New entry-level 350 roadster from resurgent Royal Enfield
Perhaps the best thing about motorcycling is the way you can have so much fun in so many different ways. Over the years, I’ve had a ball riding 200bhp superbikes on red-hot race tracks, and riding massive tourers across continents. But I’ve also had hilarious craic bumming across town on a moped, or racing my mates on 125cc group tests. Cruising, dirt riding, commuting – as long as it’s on two wheels, there’s always a chance to enjoy yourself.
And today is yet another example. I’m blatting through the Warwickshire countryside, chasing a factory test rider (who’s also a quick racer), trying my hardest to keep up with him on the roads he’s been riding all week – but which I’m seeing for the first time.
Each gear change is right on the rev-limiter, braking points are pushed back until you see your god, the footpegs are scraping round bends and the throttle cable is stretched tight to the redline in every gear.
It’s heady stuff – and all happening at little more than the national speed limit… Because today’s chariot of fun is the Royal Enfield Meteor 350 – the Anglo-Indian brand’s new, entry-level, easy-riding roadster. It’s an all-new design, with a totally fresh single-cylinder engine and cruiser-ish roadster chassis, developed by the British-based team responsible for the excellent 650 Interceptor and Continental GT twins launched a few years ago.
It’s an important machine, which will sell in its hundreds of thousands as practical, unstoppable transport in India, and as a lightweight cruiser/commuter here in the UK – priced to sell, at well under £4k.
On paper, the specs don’t look at all unreasonable, and I’m keen to see if the design team has done the same great job it managed with the 650 twins – especially on the chassis front. The 650s’ real strength actually lies there for me; the engine is decent enough, but it was the way the vanilla-looking frame and suspension handled that really grabbed me when I first rode them.
That seems to be down to the competition background of the development engineers and riders: Enfield took over legendary GP and superbike specialist Harris Performance when it moved to the UK, and signed up a load of great current and former racers as test riders. The results really shone through on the 650s; would they do the same here?
The firm has invited a load of press up to the swish Caffeine & Machine café/restaurant near Stratford-upon-Avon for a day’s ride on the new Meteor, and we’ve been blessed with the weather. I grab a quick coffee, listen to a commendably-brief introduction chat from the RE folks, and then we’re saddling up and heading off. I jump on a blindingly bright yellow bike (surely they must be faster?) and get set.
The switchgear is has an attractive, bespoke, branded design, rather than just ‘generic controls’ bought off the shelf from an anonymous supplier, and the neat single clock also has a premium feel, with ample info on the little LCD panel. No tacho is a shame, but the space where it might go is taken up with a small pod which holds the Tripper navigation unit display.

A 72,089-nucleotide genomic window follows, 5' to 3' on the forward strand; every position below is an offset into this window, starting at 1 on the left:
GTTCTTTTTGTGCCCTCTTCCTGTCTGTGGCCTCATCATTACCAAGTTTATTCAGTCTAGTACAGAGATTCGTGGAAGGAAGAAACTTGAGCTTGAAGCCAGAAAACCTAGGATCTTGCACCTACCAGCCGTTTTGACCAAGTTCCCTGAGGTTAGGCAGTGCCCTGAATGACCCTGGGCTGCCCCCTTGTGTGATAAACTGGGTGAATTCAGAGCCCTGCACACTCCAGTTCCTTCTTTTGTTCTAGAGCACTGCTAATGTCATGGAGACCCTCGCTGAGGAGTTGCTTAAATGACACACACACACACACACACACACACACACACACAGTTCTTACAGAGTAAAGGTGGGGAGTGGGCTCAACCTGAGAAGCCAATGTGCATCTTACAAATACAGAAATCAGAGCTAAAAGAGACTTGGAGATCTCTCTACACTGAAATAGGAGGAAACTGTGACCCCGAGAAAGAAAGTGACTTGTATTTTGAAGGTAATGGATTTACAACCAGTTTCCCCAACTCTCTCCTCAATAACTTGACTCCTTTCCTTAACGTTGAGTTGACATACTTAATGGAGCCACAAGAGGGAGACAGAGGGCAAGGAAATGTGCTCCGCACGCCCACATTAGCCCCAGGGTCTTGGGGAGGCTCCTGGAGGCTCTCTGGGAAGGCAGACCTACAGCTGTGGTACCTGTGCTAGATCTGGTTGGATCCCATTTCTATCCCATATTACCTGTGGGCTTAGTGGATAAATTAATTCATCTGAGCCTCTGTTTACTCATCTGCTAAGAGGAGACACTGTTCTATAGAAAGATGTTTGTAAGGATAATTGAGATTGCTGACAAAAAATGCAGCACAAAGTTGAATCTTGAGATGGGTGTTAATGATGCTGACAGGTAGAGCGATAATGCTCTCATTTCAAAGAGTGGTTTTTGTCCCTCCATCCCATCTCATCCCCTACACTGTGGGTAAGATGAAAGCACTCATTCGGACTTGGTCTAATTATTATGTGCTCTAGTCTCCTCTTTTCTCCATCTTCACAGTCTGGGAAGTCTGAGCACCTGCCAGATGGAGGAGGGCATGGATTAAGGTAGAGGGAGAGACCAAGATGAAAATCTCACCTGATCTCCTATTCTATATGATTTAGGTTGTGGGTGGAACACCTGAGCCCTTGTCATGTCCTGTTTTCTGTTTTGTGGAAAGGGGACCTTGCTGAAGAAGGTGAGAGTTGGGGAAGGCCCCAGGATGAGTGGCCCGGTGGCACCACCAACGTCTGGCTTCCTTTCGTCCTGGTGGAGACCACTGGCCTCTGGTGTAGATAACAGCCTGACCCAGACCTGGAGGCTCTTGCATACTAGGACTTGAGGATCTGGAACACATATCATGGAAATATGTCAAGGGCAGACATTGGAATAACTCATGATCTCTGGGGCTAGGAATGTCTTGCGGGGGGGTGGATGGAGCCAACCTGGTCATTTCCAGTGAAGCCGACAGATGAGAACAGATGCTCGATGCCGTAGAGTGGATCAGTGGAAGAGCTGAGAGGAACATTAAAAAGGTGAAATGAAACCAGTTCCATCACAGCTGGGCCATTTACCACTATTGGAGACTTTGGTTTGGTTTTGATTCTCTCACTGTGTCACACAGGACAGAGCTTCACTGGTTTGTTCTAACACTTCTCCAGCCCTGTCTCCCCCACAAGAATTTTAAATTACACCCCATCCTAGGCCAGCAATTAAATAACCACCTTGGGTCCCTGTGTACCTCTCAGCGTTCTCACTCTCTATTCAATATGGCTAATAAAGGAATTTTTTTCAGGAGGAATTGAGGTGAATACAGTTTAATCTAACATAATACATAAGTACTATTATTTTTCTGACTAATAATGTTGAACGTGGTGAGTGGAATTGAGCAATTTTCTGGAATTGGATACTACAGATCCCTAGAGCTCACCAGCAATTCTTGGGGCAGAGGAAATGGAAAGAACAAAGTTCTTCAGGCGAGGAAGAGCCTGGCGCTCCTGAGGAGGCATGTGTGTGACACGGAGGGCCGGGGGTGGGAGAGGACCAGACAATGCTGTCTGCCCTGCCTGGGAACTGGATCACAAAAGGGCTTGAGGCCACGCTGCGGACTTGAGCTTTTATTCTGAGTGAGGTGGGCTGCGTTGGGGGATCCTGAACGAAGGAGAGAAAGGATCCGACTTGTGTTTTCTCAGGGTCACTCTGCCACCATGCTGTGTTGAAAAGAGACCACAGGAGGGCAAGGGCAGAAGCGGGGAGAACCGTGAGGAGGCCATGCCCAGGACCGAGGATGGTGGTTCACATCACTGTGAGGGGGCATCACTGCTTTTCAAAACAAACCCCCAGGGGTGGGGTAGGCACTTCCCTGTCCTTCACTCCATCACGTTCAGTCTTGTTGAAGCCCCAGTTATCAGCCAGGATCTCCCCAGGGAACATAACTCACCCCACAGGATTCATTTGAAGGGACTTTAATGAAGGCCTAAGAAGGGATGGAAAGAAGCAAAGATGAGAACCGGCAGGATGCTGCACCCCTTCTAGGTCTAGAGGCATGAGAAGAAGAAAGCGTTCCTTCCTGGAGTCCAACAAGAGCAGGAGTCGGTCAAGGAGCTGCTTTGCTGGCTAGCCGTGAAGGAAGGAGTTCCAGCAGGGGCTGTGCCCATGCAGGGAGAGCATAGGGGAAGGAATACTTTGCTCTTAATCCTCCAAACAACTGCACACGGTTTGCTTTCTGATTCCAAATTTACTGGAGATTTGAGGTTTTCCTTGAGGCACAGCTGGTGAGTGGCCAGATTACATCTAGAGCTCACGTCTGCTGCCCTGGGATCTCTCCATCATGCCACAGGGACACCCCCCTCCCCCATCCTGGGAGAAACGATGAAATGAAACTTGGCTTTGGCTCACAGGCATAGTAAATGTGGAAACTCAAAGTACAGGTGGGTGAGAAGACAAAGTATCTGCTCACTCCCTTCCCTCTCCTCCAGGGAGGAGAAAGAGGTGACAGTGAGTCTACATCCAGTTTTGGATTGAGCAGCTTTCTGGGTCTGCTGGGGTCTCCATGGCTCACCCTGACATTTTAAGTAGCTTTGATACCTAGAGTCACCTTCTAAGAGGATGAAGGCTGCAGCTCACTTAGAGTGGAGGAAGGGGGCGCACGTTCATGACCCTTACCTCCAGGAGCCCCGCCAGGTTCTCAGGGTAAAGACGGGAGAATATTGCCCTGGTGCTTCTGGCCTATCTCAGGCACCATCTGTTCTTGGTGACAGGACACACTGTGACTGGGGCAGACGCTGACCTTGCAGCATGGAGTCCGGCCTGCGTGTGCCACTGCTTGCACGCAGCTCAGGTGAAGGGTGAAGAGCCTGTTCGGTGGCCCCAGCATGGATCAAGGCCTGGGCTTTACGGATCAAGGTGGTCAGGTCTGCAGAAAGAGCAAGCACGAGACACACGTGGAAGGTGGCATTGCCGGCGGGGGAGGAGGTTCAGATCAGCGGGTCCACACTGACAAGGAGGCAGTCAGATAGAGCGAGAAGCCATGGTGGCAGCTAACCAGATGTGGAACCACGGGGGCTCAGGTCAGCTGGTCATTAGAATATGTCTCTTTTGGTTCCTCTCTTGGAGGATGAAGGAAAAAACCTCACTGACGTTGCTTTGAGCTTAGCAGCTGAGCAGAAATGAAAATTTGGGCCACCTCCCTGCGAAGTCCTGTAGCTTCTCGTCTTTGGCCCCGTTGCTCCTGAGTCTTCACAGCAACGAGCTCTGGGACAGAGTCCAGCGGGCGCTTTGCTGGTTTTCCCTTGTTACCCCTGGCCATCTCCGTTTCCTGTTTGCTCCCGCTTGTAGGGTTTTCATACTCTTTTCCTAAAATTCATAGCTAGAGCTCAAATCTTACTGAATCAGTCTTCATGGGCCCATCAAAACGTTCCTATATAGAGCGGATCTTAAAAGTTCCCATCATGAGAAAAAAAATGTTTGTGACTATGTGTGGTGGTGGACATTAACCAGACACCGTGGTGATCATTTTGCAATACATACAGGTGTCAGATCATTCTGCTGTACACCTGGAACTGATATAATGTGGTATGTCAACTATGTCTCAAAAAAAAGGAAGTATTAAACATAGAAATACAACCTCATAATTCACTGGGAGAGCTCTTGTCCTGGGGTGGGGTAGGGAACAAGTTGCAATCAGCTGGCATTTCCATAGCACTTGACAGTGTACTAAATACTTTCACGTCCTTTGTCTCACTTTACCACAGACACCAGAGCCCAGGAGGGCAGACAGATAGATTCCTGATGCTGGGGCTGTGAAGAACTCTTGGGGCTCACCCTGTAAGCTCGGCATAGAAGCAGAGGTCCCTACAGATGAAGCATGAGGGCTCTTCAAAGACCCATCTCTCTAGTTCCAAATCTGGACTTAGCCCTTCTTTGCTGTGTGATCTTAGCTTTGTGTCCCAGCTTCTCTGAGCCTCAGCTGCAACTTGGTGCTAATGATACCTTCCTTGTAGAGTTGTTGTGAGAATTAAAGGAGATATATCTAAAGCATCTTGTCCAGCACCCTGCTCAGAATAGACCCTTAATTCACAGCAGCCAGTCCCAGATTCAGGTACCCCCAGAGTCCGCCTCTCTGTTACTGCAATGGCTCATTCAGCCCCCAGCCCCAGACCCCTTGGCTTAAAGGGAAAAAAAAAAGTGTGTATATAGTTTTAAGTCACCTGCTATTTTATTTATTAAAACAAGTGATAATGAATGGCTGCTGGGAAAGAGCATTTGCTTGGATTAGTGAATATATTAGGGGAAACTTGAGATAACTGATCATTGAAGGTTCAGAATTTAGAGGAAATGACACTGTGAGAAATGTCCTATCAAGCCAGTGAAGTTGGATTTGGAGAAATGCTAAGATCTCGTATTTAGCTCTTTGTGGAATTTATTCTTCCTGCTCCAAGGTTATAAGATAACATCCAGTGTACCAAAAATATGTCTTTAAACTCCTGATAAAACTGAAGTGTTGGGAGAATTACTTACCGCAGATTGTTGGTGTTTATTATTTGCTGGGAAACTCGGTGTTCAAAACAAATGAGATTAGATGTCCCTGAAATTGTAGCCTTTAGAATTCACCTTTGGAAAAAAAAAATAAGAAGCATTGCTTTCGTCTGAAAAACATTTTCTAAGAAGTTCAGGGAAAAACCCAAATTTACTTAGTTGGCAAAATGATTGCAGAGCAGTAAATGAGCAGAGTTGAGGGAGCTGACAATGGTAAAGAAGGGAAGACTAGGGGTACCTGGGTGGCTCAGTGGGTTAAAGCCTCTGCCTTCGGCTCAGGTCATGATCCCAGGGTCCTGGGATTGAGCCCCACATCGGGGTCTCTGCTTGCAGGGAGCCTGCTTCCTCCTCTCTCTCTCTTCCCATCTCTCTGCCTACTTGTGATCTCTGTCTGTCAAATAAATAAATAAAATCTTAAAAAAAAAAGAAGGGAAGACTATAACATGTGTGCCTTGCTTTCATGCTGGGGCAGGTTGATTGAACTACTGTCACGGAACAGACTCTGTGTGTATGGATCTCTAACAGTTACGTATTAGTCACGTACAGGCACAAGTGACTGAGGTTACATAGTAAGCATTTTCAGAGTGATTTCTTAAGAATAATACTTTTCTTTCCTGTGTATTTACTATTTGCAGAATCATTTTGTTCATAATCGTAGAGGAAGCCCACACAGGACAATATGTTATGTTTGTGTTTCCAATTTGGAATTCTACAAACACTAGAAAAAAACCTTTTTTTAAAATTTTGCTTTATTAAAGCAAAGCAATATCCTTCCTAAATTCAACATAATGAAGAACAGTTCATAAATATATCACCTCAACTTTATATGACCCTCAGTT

This connects to an app on your phone, and shows Google Maps directions on its little colour screen – a simple, charming way to add some high-end functionality.
Flick the natty round starter button, and I’m rewarded by a slightly agricultural chuff-chuff-chuff down below. A small-capacity road-legal bike in 2021 is never going to sound amazing, but the traditional Enfield single-cylinder thump is just about audible. The freaky thing is how slowly the revs pick up in neutral though – you can hold the throttle wide open for a big chunk of a second before the revs sound like they’re getting towards the limiter.
That’s probably down in part to the very long-stroke architecture (72mm bore and 85.8mm stroke). Indeed, I can’t think of another current bike which has an undersquare bore and stroke at all – apart from the Royal Enfield Himalayan. Long-stroke engines are a bit lazier than short-stroke designs, but can be torquier, and are generally more economical.
Into first, and we’re away, and out onto the open road. The riding position is relaxed and easy, with slightly forward-set foot pegs and bars at a comfy angle and reach. The Meteor might be a little bit cruiser-y, with a nice low seat height, but the riding position has nothing of the silly stretched-out ape-hanger about it.
The clutch is light, the gearchange slick (with a heel-and-toe lever) and the throttle response largely academic at the moment, since it’s simply being held fully wide open for the first few miles.
The power delivery is predictably biased towards torquey, low-down grunt, but it does rev away quite happily, with surprising smoothness right up to the redline. Just 20bhp peak isn’t a lot of power, and you need to plan your overtakes quite carefully on a 60mph single carriageway.
I nearly get stitched up near Chipping Campden by silver van man (posher than white van man) in a VW Crafter, who was dawdling at 40mph till I pulled alongside and he suddenly floored it, gah. It’s much better in the urban environment mind, and would be spot-on for hacking through the centre of London or Glasgow.
As ever with small-bore bikes, momentum is vital out of town, and once you’re up to ramming speed, you don’t want to slow down too much if you can avoid it. Luckily the chassis is a big help, with a real stable feel through sweeping bends, the basic suspension working away to absorb bumps and potholes pretty well.